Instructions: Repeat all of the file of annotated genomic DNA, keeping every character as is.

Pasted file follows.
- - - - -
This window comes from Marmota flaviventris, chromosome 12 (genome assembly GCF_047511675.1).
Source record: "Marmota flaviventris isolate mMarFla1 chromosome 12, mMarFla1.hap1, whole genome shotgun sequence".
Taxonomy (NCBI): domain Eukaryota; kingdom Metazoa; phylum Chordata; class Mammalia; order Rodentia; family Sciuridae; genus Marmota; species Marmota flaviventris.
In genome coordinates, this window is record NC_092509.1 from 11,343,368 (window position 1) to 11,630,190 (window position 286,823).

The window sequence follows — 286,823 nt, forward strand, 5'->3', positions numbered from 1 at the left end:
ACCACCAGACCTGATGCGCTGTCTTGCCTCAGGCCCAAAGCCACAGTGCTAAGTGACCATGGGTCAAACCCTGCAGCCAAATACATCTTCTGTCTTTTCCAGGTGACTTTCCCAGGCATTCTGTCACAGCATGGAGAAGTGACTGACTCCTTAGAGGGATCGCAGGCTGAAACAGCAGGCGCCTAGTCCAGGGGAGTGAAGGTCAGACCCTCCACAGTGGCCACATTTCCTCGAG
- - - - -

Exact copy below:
This window comes from Marmota flaviventris, chromosome 12 (genome assembly GCF_047511675.1).
Source record: "Marmota flaviventris isolate mMarFla1 chromosome 12, mMarFla1.hap1, whole genome shotgun sequence".
Taxonomy (NCBI): domain Eukaryota; kingdom Metazoa; phylum Chordata; class Mammalia; order Rodentia; family Sciuridae; genus Marmota; species Marmota flaviventris.
In genome coordinates, this window is record NC_092509.1 from 11,343,368 (window position 1) to 11,630,190 (window position 286,823).

The window sequence follows — 286,823 nt, forward strand, 5'->3', positions numbered from 1 at the left end:
ACCACCAGACCTGATGCGCTGTCTTGCCTCAGGCCCAAAGCCACAGTGCTAAGTGACCATGGGTCAAACCCTGCAGCCAAATACATCTTCTGTCTTTTCCAGGTGACTTTCCCAGGCATTCTGTCACAGCATGGAGAAGTGACTGACTCCTTAGAGGGATCGCAGGCTGAAACAGCAGGCGCCTAGTCCAGGGGAGTGAAGGTCAGACCCTCCACAGTGGCCACATTTCCTCGAG